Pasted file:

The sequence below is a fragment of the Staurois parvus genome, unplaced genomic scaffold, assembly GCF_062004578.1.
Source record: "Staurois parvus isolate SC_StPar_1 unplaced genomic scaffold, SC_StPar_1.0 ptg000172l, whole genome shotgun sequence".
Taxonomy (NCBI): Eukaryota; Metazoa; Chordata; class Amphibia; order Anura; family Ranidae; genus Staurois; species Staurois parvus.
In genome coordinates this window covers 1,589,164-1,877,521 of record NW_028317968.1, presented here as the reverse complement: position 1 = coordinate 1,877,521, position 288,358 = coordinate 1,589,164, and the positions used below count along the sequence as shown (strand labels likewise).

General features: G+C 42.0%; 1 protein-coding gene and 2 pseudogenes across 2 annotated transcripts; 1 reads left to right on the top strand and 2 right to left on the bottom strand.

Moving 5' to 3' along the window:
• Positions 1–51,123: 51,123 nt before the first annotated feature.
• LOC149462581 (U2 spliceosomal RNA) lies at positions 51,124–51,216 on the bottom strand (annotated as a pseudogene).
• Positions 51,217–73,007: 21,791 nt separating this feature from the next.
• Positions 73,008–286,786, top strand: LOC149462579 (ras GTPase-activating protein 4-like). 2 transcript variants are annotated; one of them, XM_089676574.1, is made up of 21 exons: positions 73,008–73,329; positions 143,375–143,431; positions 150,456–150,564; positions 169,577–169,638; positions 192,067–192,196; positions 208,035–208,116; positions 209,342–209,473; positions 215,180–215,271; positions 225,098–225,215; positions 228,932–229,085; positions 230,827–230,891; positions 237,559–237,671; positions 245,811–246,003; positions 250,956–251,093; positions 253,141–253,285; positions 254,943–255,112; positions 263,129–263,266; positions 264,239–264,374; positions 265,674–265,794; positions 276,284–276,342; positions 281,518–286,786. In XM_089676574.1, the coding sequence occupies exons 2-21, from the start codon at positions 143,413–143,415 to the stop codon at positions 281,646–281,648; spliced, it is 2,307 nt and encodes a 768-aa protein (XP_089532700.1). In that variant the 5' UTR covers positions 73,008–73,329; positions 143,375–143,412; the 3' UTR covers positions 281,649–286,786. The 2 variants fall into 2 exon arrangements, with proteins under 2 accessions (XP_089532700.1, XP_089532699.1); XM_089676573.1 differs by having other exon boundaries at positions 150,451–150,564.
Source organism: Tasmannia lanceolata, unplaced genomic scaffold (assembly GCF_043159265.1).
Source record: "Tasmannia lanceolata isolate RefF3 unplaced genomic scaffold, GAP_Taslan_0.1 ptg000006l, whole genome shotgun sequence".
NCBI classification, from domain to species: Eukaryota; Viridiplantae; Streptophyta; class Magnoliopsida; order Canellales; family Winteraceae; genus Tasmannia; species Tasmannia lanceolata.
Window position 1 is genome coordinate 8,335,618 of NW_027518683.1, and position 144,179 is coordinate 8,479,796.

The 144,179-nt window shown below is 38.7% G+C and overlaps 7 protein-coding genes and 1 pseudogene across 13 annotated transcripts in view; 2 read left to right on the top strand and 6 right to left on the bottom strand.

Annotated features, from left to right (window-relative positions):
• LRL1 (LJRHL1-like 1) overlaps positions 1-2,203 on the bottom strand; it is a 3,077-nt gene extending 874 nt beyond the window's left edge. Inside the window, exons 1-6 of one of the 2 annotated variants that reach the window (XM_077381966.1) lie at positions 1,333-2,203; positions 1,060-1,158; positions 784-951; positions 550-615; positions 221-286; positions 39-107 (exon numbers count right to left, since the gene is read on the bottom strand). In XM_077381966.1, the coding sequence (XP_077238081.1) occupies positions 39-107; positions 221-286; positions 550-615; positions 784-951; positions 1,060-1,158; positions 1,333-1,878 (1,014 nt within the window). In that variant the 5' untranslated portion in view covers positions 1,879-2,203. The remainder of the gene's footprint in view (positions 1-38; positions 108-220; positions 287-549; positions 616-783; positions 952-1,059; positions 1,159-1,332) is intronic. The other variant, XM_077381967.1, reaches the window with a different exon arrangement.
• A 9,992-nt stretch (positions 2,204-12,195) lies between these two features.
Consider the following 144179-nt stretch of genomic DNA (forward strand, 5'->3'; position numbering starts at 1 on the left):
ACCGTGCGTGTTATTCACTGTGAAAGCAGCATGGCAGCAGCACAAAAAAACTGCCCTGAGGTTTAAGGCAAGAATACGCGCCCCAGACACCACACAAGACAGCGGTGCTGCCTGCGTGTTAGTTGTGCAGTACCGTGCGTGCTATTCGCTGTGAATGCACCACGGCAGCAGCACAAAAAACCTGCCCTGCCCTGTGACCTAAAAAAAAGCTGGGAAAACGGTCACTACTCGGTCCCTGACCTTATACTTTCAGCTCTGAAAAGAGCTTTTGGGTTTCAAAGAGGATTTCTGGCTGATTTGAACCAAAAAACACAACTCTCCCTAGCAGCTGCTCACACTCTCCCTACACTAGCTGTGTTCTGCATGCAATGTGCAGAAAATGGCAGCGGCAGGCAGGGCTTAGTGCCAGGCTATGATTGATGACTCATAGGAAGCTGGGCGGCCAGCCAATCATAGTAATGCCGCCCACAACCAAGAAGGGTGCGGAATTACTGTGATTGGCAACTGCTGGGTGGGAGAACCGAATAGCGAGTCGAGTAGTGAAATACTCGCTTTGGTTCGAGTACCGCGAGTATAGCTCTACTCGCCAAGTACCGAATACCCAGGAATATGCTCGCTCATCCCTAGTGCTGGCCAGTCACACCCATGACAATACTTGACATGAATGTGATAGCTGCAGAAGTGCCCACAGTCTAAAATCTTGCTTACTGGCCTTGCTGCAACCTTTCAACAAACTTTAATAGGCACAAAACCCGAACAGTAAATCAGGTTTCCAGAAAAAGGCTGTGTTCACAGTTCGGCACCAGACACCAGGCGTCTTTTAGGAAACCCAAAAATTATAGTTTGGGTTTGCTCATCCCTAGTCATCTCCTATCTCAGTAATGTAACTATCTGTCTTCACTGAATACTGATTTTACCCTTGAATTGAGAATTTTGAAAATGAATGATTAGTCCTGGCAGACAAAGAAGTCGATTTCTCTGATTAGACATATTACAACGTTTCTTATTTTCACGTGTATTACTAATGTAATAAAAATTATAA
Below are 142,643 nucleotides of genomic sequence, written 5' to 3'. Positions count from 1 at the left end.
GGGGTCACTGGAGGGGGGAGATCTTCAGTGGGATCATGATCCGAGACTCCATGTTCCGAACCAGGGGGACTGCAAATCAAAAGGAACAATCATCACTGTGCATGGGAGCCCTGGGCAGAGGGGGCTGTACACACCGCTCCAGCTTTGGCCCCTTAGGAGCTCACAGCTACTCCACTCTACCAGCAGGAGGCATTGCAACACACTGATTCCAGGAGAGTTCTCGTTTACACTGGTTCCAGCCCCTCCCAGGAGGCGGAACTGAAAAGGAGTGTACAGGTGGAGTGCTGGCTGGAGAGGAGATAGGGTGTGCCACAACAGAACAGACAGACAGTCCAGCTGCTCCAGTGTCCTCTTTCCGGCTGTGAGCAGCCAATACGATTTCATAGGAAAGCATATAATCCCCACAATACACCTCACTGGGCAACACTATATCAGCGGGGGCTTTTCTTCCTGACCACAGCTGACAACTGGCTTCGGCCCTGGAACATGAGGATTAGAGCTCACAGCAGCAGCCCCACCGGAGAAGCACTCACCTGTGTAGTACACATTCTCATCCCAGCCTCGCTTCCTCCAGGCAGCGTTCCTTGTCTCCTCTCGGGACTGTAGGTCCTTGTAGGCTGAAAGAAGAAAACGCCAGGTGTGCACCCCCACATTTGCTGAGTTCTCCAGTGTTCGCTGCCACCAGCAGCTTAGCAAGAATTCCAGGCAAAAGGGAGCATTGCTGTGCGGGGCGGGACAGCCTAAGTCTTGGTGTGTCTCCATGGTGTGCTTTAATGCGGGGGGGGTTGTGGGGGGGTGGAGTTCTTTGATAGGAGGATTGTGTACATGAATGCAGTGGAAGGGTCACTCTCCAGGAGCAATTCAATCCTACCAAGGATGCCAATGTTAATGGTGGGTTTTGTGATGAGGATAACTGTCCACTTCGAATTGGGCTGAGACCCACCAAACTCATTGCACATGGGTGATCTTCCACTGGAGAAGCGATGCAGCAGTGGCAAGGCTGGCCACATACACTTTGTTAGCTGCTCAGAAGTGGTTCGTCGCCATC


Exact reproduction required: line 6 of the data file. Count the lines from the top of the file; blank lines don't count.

Moving 5' to 3' along the window: